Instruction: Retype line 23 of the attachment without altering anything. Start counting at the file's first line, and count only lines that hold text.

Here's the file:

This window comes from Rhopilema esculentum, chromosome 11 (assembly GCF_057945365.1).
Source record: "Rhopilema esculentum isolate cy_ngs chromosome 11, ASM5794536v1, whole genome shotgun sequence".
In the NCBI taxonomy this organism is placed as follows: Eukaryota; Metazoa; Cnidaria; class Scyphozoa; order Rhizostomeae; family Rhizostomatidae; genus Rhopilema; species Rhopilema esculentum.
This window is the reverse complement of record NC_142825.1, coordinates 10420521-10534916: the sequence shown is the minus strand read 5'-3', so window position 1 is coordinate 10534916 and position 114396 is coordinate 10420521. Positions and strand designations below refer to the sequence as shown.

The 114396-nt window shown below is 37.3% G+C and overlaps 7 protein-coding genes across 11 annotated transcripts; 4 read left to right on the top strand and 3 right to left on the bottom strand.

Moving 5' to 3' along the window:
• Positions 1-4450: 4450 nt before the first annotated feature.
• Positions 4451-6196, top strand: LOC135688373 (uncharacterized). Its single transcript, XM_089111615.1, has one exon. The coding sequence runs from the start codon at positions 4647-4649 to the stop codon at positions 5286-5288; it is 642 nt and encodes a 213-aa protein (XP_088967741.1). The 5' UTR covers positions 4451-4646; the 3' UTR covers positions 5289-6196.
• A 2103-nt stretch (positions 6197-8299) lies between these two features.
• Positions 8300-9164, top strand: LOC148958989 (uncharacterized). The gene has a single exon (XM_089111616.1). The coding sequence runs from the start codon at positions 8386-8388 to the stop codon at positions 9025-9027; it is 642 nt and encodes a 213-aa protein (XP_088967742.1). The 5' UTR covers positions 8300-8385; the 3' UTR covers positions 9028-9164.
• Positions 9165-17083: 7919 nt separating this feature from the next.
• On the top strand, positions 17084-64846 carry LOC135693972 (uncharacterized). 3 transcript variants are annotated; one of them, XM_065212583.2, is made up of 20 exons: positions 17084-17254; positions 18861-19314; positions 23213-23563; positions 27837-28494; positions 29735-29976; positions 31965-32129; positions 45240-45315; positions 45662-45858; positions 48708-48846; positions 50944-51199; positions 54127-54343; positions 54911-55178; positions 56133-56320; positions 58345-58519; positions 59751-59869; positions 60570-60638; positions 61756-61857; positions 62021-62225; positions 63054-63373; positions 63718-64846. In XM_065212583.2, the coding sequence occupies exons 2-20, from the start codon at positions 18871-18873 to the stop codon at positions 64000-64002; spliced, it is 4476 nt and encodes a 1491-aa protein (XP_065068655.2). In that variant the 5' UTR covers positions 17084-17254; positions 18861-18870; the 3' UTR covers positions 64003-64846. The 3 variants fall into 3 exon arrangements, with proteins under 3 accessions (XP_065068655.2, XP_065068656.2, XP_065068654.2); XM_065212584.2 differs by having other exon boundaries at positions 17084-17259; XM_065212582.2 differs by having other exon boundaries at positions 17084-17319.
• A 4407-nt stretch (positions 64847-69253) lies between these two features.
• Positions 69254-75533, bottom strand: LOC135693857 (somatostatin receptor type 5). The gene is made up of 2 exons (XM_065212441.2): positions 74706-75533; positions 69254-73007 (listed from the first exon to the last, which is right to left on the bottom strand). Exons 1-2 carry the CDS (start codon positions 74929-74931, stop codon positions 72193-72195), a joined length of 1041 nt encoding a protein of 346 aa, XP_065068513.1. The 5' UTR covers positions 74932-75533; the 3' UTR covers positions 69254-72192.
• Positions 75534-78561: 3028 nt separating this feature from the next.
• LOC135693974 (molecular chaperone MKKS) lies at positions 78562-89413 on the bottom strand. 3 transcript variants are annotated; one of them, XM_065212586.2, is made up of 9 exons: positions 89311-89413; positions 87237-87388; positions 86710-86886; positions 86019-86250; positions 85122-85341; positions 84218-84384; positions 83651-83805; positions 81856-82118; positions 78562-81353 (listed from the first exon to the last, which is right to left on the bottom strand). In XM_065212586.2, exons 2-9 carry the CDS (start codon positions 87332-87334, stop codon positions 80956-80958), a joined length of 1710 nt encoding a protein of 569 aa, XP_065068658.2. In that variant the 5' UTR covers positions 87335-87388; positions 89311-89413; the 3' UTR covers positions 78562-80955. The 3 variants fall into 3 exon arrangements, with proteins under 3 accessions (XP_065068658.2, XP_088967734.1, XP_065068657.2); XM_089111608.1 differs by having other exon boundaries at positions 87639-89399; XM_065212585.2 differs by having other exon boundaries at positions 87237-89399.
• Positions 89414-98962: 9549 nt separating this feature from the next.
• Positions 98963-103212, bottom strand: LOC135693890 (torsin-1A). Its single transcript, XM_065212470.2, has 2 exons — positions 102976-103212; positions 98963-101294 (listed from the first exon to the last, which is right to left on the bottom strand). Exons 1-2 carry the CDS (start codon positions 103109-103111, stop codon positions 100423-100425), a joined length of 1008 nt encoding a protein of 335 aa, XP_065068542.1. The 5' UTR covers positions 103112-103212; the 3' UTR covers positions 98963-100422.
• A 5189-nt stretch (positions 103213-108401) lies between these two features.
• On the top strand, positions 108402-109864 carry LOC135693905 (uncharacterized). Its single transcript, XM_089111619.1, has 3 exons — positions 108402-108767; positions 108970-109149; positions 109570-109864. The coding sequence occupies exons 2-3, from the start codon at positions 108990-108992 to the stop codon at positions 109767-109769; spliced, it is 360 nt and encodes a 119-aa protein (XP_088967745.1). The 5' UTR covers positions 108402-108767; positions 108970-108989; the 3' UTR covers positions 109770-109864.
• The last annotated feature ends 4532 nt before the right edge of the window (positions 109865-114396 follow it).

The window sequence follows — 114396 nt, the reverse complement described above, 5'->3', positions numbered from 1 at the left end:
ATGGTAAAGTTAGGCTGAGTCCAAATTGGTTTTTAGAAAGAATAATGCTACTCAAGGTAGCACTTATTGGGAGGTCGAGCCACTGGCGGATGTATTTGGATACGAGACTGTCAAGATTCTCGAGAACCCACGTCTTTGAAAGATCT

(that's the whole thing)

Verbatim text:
ATGGTAAAGTTAGGCTGAGTCCAAATTGGTTTTTAGAAAGAATAATGCTACTCAAGGTAGCACTTATTGGGAGGTCGAGCCACTGGCGGATGTATTTGGATACGAGACTGTCAAGATTCTCGAGAACCCACGTCTTTGAAAGATCT